Credit: Reese Strickland-USA TODAY Sports. Pictured: Hakeem Butler
- Matthew Freedman analyzes the fantasy football fits for the 10 most notable skill position players selected on Day 3 of the 2019 NFL Draft.
- Players highlighted include Cardinals WR Hakeem Butler, Redskins RB Bryce Love and Ravens RB Justice Hill.
The 2019 NFL draft is dead. Long live the 2019 NFL draft.
For Days 1-2, I analyzed the fantasy football outlooks for every skill position player drafted. Day 3, however, typically offers few fantasy-relevant options.
So in this piece I’ll highlight just the 10 skill position players I find most notable.
Pick No. 103: Hakeem Butler, WR, Arizona Cardinals
- Height: 6’5″ | Weight: 227 pounds
- 40-yard dash: 4.48 seconds
- School: Iowa State | Class: Redshirt Junior | 2019 age: 23
Before the draft, Butler was widely expected to be a Round 2 pick. On his pre-draft conference call, Daniel Jeremiah of the NFL Network projected Butler to go off the board in the top 40.
That clearly didn’t happen.
Instead, he fell to Day 3, and the Cardinals gladly selected him with the first pick of Round 4. While it’s not great for him that he slipped, he couldn’t have landed in a more exciting place than Arizona.
At wide receiver, the Cardinals already have Hall-of-Famer Larry Fitzgerald and 2018 second-rounder Christian Kirk as well as dynamic 2019 second-rounder Andy Isabella — but Fitz seems likely to retire after the season and Kirk and Isabella are both unproven and small.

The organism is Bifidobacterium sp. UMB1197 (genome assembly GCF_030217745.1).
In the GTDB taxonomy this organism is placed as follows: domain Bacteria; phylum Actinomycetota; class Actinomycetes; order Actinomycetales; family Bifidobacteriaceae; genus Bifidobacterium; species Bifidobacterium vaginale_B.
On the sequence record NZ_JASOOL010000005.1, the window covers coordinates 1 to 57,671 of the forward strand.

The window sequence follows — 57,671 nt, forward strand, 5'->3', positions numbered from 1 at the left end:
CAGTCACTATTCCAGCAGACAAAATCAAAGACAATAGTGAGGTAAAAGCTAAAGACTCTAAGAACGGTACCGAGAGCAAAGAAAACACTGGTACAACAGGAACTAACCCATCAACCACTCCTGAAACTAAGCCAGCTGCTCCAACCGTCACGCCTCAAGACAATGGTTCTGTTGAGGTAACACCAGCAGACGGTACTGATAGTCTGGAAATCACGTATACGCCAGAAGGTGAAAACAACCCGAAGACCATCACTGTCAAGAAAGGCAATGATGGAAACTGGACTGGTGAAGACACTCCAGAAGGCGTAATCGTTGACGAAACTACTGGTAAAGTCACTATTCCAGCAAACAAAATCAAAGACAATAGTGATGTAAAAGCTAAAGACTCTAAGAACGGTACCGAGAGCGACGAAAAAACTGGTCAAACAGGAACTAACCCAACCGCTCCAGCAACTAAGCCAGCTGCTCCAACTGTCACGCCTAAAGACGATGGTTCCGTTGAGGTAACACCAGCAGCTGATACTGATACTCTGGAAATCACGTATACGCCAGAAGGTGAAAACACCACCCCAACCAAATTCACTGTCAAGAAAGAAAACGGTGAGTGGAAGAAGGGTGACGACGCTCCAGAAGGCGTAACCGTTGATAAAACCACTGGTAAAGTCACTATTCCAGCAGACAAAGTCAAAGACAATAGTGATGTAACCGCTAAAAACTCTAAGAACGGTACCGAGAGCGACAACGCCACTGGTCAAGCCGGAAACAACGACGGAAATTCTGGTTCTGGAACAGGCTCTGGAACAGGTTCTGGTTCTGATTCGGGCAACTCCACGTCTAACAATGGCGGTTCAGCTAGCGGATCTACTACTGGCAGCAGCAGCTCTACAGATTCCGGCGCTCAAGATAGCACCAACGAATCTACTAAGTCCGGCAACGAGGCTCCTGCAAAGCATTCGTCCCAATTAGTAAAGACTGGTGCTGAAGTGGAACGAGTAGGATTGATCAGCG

At some point over the next couple of years, Butler will probably get a chance to play as the big-bodied guy in head coach Kliff Kingsbury’s Air Raid offense, and he might impress catching passes from No. 1 overall pick Kyler Murray.
A man among boys, Butler has the most length of all the receivers in the 2019 class. He did little for the Cyclones early in his college career, but in 2018 — his first season as the team’s No. 1 receiver — he stood out with 101.4 yards receiving per game and captured an elite 45% of the team’s receiving touchdowns.
A downfield dominator with a 15.9-yard average depth of target, Butler led the nation last year with 19 receptions and 721 yards on targets of 20-plus yards. With his size and athleticism, Butler also displayed the ability to produce after the catch (413 yards).
I doubt that he’ll do much in 2019, but in dynasty rookie drafts he should probably go off the board no later than Round 2, even with his diminished draft position.
Pick No. 112: Bryce Love, RB, Washington Redskins
- Height: 5’9″ | Weight: 200 pounds
- School: Stanford | Class: Senior | 2019 age: 22